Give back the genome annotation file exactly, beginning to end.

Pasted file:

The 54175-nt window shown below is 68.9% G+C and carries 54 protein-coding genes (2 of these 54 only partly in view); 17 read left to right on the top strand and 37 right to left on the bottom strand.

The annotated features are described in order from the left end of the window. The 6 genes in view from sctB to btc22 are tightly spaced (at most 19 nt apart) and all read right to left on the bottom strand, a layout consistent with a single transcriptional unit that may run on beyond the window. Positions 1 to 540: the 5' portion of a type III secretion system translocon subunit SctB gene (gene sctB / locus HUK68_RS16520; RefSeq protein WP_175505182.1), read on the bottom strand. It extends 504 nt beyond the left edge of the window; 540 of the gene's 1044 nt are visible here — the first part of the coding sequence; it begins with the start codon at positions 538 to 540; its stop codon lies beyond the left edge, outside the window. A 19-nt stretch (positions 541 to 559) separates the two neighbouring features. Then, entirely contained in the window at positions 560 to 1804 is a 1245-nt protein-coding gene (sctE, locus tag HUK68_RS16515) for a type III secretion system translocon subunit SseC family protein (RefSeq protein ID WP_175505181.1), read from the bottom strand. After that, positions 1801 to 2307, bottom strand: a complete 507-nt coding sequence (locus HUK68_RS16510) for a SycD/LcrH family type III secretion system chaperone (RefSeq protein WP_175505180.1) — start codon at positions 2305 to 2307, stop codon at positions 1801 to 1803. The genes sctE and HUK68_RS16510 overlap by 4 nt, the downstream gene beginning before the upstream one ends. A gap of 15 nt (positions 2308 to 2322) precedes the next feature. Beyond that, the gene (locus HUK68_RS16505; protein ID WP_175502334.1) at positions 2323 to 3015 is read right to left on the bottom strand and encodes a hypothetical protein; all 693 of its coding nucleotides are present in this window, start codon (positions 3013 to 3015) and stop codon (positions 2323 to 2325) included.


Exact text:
The 54175-nt window shown below is 68.9% G+C and carries 54 protein-coding genes (2 of these 54 only partly in view); 17 read left to right on the top strand and 37 right to left on the bottom strand.

The annotated features are described in order from the left end of the window. The 6 genes in view from sctB to btc22 are tightly spaced (at most 19 nt apart) and all read right to left on the bottom strand, a layout consistent with a single transcriptional unit that may run on beyond the window. Positions 1 to 540: the 5' portion of a type III secretion system translocon subunit SctB gene (gene sctB / locus HUK68_RS16520; RefSeq protein WP_175505182.1), read on the bottom strand. It extends 504 nt beyond the left edge of the window; 540 of the gene's 1044 nt are visible here — the first part of the coding sequence; it begins with the start codon at positions 538 to 540; its stop codon lies beyond the left edge, outside the window. A 19-nt stretch (positions 541 to 559) separates the two neighbouring features. Then, entirely contained in the window at positions 560 to 1804 is a 1245-nt protein-coding gene (sctE, locus tag HUK68_RS16515) for a type III secretion system translocon subunit SseC family protein (RefSeq protein ID WP_175505181.1), read from the bottom strand. After that, positions 1801 to 2307, bottom strand: a complete 507-nt coding sequence (locus HUK68_RS16510) for a SycD/LcrH family type III secretion system chaperone (RefSeq protein WP_175505180.1) — start codon at positions 2305 to 2307, stop codon at positions 1801 to 1803. The genes sctE and HUK68_RS16510 overlap by 4 nt, the downstream gene beginning before the upstream one ends. A gap of 15 nt (positions 2308 to 2322) precedes the next feature. Beyond that, the gene (locus HUK68_RS16505; protein ID WP_175502334.1) at positions 2323 to 3015 is read right to left on the bottom strand and encodes a hypothetical protein; all 693 of its coding nucleotides are present in this window, start codon (positions 3013 to 3015) and stop codon (positions 2323 to 2325) included.